Mozy was in many ways an example of brand building. First there is a reliable service that simply works. Second there is plenty of good PR (Mossberg, trends) and word of mouth. Then when the backup category got established the TV spots came to defend the position of the brand.
I got referred to Mozy by a good friend of mine and yes … I have been referring Mozy to many friends as well! Like I said, the service simply works!
This morning however Mozy blew it big time: they changed their proposition from “unlimited backup with yearly subscription fee” to “pay for storage, pay per gigabyte”… Not smart! Once consumers perceive you as free or unlimited (even with a subscription fee) you cannot change the business model unless you are willing to start from zero in brand and relationship building.
For me it is over and out with Mozy and it seems with many others as well, just see the discussions and on Twitter. Lots of companies also participate in the discussion to grab switchers!
As I do backup everything (my music, photos, raw photos, ….) I use a bit of space. With the current plan I can do that for 83USD/2years, the new plan will set me back to 1343USD/2years (data growth not included).
I got last month a trial to Amazon Prime. For those who do not know: Amazon Prime requires a 79USD membership per year and as a result you get free 2 day shipping on products that qualify for Amazon Prime. And…. there are many many many products that qualify!
So, what has happened in terms of my consumer behavior over the last month… I simply go to Amazon for pretty much everything and bypass any other online retailer. Baby stuff? Should I go to Babies R Us? Probably before Amazon Prime I would have but hey… with “free” shipping at Amazon why would I pay anything to Toys R Us for shipping? Camera stuff? Previously I would go to Adorama or B&H Photo Video, now I go directly to Amazon. Computer stuff? Previously Newegg, now Amazon… and so on.
Amazon plays this smart. On top of me switching from other online retailers to Amazon I also see an uptake in stuff that I order from Amazon… because its so easy, no need to pay for delivery and the package will be at my home in two days… Why bother with anything else?
Lessons: ask consumers to pay a relatively small fee for something that could limit their online purchases (benefit retailer) and take away the biggest frustration for consumers when purchasing online (delivery fee and delivery times). By applying the benefit to as many products in Amazon’s catalogue Amazon virtually has a common differentiator against vertically (focussed) online retailers. On top of Amazon’s sharp pricing it is one way to differentiate competition.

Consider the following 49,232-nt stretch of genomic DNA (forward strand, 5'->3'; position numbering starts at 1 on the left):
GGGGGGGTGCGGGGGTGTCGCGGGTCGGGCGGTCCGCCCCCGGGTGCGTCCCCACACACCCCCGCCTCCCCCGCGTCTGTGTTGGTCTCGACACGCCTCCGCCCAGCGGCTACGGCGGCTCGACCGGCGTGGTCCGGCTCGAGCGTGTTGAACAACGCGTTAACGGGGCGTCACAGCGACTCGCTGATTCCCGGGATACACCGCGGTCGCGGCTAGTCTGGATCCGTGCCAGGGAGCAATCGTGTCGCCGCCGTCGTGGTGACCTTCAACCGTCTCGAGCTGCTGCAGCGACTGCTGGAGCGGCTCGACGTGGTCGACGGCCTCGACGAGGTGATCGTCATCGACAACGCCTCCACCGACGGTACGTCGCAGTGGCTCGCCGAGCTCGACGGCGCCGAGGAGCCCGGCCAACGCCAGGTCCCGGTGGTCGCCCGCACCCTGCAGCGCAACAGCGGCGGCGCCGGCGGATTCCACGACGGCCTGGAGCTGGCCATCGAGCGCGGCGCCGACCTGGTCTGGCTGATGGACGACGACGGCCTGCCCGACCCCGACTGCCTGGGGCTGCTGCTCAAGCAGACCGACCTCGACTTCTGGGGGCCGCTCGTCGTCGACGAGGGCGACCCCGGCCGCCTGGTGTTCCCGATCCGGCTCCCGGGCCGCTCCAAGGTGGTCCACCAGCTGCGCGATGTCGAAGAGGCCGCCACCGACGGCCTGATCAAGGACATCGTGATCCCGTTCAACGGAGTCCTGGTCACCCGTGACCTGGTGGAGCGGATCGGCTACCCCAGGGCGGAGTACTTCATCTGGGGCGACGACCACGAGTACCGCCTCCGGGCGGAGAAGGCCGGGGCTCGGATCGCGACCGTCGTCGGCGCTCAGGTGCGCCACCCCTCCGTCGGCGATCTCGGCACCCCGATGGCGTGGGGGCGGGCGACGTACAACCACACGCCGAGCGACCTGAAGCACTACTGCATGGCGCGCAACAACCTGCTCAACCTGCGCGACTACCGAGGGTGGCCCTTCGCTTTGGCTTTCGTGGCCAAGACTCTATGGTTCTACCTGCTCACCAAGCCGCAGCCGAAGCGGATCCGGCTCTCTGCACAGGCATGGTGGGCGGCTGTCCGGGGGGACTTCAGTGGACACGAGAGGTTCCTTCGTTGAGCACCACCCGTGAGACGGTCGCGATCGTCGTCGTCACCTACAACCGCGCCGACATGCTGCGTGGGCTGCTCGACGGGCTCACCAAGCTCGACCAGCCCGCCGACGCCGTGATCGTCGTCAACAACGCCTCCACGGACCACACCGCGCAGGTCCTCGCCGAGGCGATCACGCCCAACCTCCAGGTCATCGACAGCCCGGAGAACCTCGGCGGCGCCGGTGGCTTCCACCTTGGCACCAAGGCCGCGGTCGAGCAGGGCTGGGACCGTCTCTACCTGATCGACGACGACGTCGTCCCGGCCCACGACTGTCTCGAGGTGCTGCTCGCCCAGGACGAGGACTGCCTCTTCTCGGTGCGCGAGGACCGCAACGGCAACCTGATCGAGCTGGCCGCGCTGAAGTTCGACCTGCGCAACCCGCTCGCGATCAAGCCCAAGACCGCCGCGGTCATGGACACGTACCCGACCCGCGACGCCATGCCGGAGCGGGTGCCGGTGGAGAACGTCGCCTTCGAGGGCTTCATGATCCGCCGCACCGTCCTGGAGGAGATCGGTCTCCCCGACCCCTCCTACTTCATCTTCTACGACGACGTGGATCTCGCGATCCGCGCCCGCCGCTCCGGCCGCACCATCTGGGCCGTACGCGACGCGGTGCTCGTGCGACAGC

With great internet services like Hulu (European readers: see this image) that help you to “Watch your favorites. Anytime. For Free” you must have been wondering why we still pay for cable TV? The answer is: convenience.
The fact that cable prices are still going up (at least here in NYC) will for sure help to accelerate the transition as more and more consumers will try to find alternatives to reduce the large amount of dollars we pay to cable companies every month. Example: in New York City, USD 111.95 per month will give you internet and cable TV at Time Warner Cable… that is a lot for convenience… especially knowing that virtually all TV shows you would like to watch are available on Hulu.com. In fact: you do not even need a hard drive recorder since all the shows are available on Hulu for quite a long time. If news is your cup of tea then you just go to e.g cnn.com to watch Live TV. It is all there… on the net… for free!
So, you are convinced that paying for convenience is kind of weird since you can get it all for free on the net? Read further…
Things are still a bit complicated. Last year it was possible to use media center software (boxee) to stream Hulu content on an Apple TV box connected to your TV. Unfortunately the pleasure was for short: content providers did not want their video to go straight to the TV… As with everything I am sure that hackers, plugin writers will fix this issue and as a bonus will be able to get the Hulu desktop (image) on your media box. I think it is just a matter of time…
Now, once you can use Hulu on your Apple TV or an other media box you might wonder: would Hulu’s 480p content do any good on a 40inch screen? I think you have a point there. The alternative is easy: buy HD content for 2.99USD an episode on iTunes.
Let’s do the math to see how much convenience is worth:
– random internet connection through provider, 25USD per month
– AppleTV, USD 299, (let’s say: 13USD per month over two years)
With a 110USD Time Warner Cable contract you can still buy 24 HD episodes of your favorite TV shows or rent about 18 movies before you would spend more than your current fixed costs!
When will you switch to free?